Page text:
3. Remember when this started for me – Bishop Law of the diocese of Cape Girardeau/Springfield in the fall of 1973. It was the first time we had ever experienced this and it was revolutionary.

  4. One week only? Were we only so lucky! For us it’s a 4-week-long appeal!

    In our diocese, we show a bishop video after the General Intercessions on week #1.

    However, we do have lay preachers (gasp!) in week #2 & #3.

  5. We have a video at some point in the Fall. Parishes have some measure of flexibility as to quite what weekend to show it, so it doesn’t tie in with the readings, but it isn’t just a soul-less plea for cash. Rather, each year it highlights a few different ministries that the money directly supports and makes clear how they form part of making Christ present as Church in our geographical area. As such, they do preach in their own way. I have noticed that over the past few years, we have a lot fewer pictures of pretty churches and a lot more of hospitals, nursing homes, soup kitchens, etc.

  6. Fundraising is necessary, and it may even be salutary for people to reflect on its necessity, but it seems to me that a fundraising appeal is not a homily, even when the appeal is interlaced with references to the day’s readings. Its purpose would seem to be something other than a proclamation of God’s wonderful works in the history of salvation.

  7. My bishop (R. Daniel Conlon of Joliet) does the homily with appeal ferverino. Ours is done on either the second Sunday or the Sunday immmediatley before Lent begins, which could pose some difficulties, depending on which Lectionary pericopes are assigned for that day.

  8. Many appeals for money in Catholic churches are groan-worthy. “If everyone gave just $1 more per week…” We heap fundraisers upon fundraisers until people are burned out. Meanwhile, the church up the street has all the money they need to carry out and expand their mission.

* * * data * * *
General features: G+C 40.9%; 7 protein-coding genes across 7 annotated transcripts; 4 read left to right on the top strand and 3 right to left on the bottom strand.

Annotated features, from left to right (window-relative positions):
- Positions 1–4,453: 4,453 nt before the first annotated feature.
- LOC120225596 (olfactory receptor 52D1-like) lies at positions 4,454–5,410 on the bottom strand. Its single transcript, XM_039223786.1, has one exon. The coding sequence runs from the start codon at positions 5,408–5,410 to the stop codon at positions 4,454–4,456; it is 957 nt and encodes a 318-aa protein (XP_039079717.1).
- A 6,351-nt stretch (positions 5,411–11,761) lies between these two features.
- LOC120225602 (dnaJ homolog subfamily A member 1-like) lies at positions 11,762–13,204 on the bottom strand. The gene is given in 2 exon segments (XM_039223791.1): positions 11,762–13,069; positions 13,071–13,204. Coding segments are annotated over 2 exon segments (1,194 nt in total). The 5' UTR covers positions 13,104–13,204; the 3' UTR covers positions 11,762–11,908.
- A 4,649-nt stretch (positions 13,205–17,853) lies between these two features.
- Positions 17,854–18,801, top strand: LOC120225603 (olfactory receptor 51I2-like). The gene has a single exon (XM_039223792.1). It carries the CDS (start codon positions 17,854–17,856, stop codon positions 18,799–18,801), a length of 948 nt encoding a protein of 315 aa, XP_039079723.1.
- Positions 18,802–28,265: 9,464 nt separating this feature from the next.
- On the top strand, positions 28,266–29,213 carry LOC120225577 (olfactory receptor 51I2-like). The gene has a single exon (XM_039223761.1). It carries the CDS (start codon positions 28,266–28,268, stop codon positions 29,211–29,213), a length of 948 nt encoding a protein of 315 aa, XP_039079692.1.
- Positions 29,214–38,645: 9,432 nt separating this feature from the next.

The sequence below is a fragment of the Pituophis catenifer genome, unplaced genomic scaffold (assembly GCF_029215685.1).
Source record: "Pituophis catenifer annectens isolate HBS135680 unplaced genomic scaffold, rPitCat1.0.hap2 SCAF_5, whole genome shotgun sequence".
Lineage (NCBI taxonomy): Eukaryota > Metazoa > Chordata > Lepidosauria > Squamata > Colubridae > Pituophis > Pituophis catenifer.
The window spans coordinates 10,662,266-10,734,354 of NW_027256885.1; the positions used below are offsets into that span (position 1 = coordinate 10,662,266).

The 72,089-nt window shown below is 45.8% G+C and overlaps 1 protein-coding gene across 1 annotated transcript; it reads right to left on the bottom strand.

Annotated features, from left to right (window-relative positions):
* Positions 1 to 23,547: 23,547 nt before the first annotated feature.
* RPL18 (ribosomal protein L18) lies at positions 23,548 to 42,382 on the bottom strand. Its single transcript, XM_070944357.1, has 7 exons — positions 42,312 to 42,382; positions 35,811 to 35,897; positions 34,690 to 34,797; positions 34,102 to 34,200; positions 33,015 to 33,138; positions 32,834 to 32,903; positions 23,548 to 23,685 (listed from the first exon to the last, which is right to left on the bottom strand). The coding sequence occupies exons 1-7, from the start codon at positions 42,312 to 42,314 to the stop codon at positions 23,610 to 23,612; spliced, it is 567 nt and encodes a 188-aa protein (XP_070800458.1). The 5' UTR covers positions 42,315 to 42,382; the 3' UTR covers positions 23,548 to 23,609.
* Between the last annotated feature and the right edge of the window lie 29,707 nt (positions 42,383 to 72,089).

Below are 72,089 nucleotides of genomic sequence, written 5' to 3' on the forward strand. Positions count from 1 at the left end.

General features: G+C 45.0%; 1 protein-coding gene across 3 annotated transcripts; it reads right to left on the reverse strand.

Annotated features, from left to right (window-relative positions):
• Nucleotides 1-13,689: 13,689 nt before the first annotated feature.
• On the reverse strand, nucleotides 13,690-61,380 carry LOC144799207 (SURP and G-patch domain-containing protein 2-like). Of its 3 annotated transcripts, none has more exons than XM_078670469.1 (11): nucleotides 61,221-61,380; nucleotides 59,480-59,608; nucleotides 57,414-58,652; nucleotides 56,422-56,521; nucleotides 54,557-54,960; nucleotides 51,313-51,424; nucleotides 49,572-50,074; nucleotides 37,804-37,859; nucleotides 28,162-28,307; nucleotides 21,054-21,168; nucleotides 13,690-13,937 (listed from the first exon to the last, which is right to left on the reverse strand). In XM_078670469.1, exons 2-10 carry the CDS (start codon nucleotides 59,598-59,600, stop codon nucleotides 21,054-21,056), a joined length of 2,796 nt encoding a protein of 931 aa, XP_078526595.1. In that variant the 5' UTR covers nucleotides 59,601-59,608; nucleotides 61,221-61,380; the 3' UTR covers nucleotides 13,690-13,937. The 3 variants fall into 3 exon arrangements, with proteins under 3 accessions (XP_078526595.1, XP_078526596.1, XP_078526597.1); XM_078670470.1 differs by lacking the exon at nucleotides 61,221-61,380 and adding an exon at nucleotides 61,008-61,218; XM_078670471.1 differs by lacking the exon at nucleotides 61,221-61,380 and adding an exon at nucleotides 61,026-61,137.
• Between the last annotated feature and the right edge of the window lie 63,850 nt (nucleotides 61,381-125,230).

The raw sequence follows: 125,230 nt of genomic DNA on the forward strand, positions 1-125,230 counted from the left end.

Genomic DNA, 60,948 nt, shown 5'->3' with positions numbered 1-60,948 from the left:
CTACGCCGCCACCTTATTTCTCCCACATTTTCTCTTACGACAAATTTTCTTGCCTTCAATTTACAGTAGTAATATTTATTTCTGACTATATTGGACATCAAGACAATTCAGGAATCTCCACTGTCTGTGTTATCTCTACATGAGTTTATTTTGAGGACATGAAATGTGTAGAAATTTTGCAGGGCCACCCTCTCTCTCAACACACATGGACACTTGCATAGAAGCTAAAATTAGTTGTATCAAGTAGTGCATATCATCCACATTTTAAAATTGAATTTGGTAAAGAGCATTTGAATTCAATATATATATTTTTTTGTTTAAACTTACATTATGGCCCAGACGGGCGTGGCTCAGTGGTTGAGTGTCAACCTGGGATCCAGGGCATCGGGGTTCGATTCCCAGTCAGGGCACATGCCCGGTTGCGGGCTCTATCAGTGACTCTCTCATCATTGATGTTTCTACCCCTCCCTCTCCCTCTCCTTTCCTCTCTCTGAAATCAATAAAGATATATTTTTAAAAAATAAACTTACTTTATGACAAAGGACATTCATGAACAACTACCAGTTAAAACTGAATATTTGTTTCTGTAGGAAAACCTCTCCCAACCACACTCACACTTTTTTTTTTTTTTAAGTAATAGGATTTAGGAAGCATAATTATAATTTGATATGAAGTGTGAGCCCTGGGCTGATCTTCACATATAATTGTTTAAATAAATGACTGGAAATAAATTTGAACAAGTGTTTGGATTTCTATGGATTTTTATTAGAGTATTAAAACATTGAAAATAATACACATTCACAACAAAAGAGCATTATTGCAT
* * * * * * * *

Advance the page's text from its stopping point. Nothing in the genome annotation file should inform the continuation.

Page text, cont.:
If you move people’s hearts and minds to dedicate their lives to Christ, and teach stewardship of time and money as spiritual practices, they will learn to make sacrificial gifts to the church and other charitable works. This has nothing to do with “just give one more dollar” or “come to our dinner auction” or “buy a raffle ticket.”

  9. I saw a Powerpoint appeal last year.

    Everytime the Bishop sends me a Lenten appeal, I send it back explaining that I will respond to needs during Lent and not over a ten month timeframe like tuition.

  10. Yes, Scott, you are correct. The Biblical way of tithing and its proper implementation by parish staffs will do away with fundraising, appeals, etc. It works because it comes from the Word of God. Ask any Protestant church that preaches this, esp the mega churches. They have more than enough to do the work of the Gospel and then some.
    Liturgy is for worship, worship of God, that is. Leave the appeals for money at the door……

  11. Appeal or not, the worst is when the homily is replaced by a ‘pastoral letter’ from the bishop. If only one could change the channel…